A two-story indoor bamboo garden, art that promises more to discover, no matter how many times you look.
Touches like these helped make Ann & Robert H. Lurie Children’s Hospital of Chicago a healing environment for all when it opened on June 9.
One Erikson alumna was the organizing force behind it.
Lisa Morgan Mulvaney, M.Ed. ’95
Lisa Morgan Mulvaney, M.Ed. ’95, began her work more than four years ago when Children’s Memorial Hospital decided to move to a new $855-million campus in Chicago’s Streeterville neighborhood and become Lurie Children’s Hospital.
As the coordinator of the Creative Arts Program and a certified child life specialist, Mulvaney recruited 23 community partners — ranging from Chicago Children’s Museum to Redmoon Theater — and challenged them to develop artwork for Lurie Children’s Hospital that encourages healing and celebrates the vibrancy of Chicago’s cultural organizations.
A child life specialist — a professional trained to help children and their families understand and cope with the hospital environment — might not seem to be the first choice to head an arts program. Mulvaney, however, found it the perfect fit.
“My background in child life helped me understand kids’ needs from a developmental and psychosocial perspective, and my years of experience working in a health care environment taught me about the importance of collaborating with clinicians and hospital staff,” she says. “I was then able to work with all the groups to reach consensus on what is appropriate for a pediatric health care environment. My entire career really led me to this point.”
Each community partner was paired with a hospital floor or space and asked to create several types of artwork. On each in-patient floor, a large entrance display welcomes children and families. In the nurses’ stations, dioramas, or “discovery boxes,” are embedded at children’s eye level to engage children while the adults talk over the desk. Along the corridor walls, series of photos or illustrations, called “paths of discovery,” entice children and visitors to continue on — five-foot segment after five-foot segment — to discover what the next segment shows. Beyond the delight of discovery, the “paths” help people find their way around the hospital and can even serve a therapeutic purpose. The images encourage children working with physical therapists to complete longer and longer distances down the corridor.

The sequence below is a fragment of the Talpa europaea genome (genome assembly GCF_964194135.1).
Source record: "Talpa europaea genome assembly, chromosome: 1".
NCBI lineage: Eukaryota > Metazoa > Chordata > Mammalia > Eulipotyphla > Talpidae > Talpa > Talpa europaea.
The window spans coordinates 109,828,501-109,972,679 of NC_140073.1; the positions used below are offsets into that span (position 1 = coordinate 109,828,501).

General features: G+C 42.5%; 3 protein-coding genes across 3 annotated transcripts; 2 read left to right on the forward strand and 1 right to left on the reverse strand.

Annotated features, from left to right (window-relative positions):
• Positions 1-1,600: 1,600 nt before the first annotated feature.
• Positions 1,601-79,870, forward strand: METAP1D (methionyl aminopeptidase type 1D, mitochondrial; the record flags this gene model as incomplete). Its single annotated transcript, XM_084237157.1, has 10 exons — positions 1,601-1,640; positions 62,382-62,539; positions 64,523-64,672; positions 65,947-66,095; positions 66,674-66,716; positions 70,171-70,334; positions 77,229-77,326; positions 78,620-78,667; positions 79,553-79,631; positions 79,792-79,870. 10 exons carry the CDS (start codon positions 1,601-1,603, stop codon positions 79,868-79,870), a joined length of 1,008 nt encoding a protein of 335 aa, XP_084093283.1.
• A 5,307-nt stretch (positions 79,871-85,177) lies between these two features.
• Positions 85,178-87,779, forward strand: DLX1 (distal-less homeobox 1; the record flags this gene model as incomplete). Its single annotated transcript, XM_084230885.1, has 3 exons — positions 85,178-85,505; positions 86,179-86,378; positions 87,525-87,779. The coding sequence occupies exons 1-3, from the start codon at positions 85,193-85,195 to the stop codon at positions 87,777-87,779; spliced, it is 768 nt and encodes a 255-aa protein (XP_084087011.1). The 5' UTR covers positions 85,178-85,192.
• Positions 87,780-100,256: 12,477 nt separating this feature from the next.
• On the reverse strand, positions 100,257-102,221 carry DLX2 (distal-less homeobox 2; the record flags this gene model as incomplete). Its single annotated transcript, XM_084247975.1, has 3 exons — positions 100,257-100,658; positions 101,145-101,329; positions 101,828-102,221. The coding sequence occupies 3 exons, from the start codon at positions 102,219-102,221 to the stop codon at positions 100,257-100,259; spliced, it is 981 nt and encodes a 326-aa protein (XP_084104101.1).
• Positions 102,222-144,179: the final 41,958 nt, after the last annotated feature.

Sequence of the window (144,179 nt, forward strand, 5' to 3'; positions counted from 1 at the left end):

The several hundred works of art created by community partners had to be responsive to the unique needs of a pediatric hospital. They needed to meet strict architectural codes and infection control standards, and stand up to frequent cleaning. Aesthetically, the art had to be appealing to people of all ages and backgrounds and not over-stimulate or intimidate potentially vulnerable children and families. The artwork also had to communicate hope, healing, and humor, while allowing for fear and sadness.
“There were so many things to consider, but all the community partners were up to the challenge,” Mulvaney says. “And the good news is that our partnerships won’t end when the last piece of art is installed.”
Mulvaney hopes community partners will continue to play an active role in the hospital by providing performances, workshops, and other programming for patients, families, and staff.
Bringing kids’ voices into the boardroom
In addition to her work with the creative arts program, Mulvaney founded and facilitates the Kids’ Advisory Board, a group of current patients between 11 and 18 years old who advise the hospital on patient care. The board was an integral part of planning for Lurie Children’s Hospital, meeting with staff, administration, and consultants throughout the process.
“It’s been incredible to give kids the opportunity to come back to the hospital as active participants,” says Mulvaney. “They are so proud to help shape the hospital and represent so many kids like them who face incredible
Many of the board’s suggestions were built into Lurie Children’s Hospital, including a hair salon where patients can have their hair washed if their medical condition makes showering difficult. A seemingly minor amenity like this can make a big difference for sick children, according to Mulvaney. The board’s suggestions to create destination spots and bring nature into the hospital led to the Crown Sky Garden, a 5,000-square-foot indoor bamboo garden, where children and their families can go to relax.
The Kids’ Advisory Board, as well as staff, clinicians, and the Family Advisory Board, also reviewed all concepts for the community partners’ artwork.
Discovering the field of child life
It wasn’t until after college that Mulvaney discovered the field of child life. The sociology major’s first job was working in Children’s Memorial’s human resources department.
“I was always interested in hospitals, children, and the psychological aspects of childhood,” she says, “but I didn’t know that they coexisted until I discovered the child life department at Children’s.”
Mulvaney volunteered in child life and at child care centers for several years before her desire to become a child life specialist led her to Erikson and an internship at the University of Chicago Children’s Hospital. She subsequently joined the hospital’s child life staff and founded a Kids’ Advisory Board, as well as a bereavement program for children and adults. The board contributed to planning for what is now Comer Children’s Hospital at the University of Chicago. In 2006, Mulvaney returned to Children’s Memorial.
“The reward of being able to help create an incredible, healing place like Lurie Children’s Hospital is indescribable,” she says. “There’s not another children’s hospital like it, and I am so honored to be a part of it.”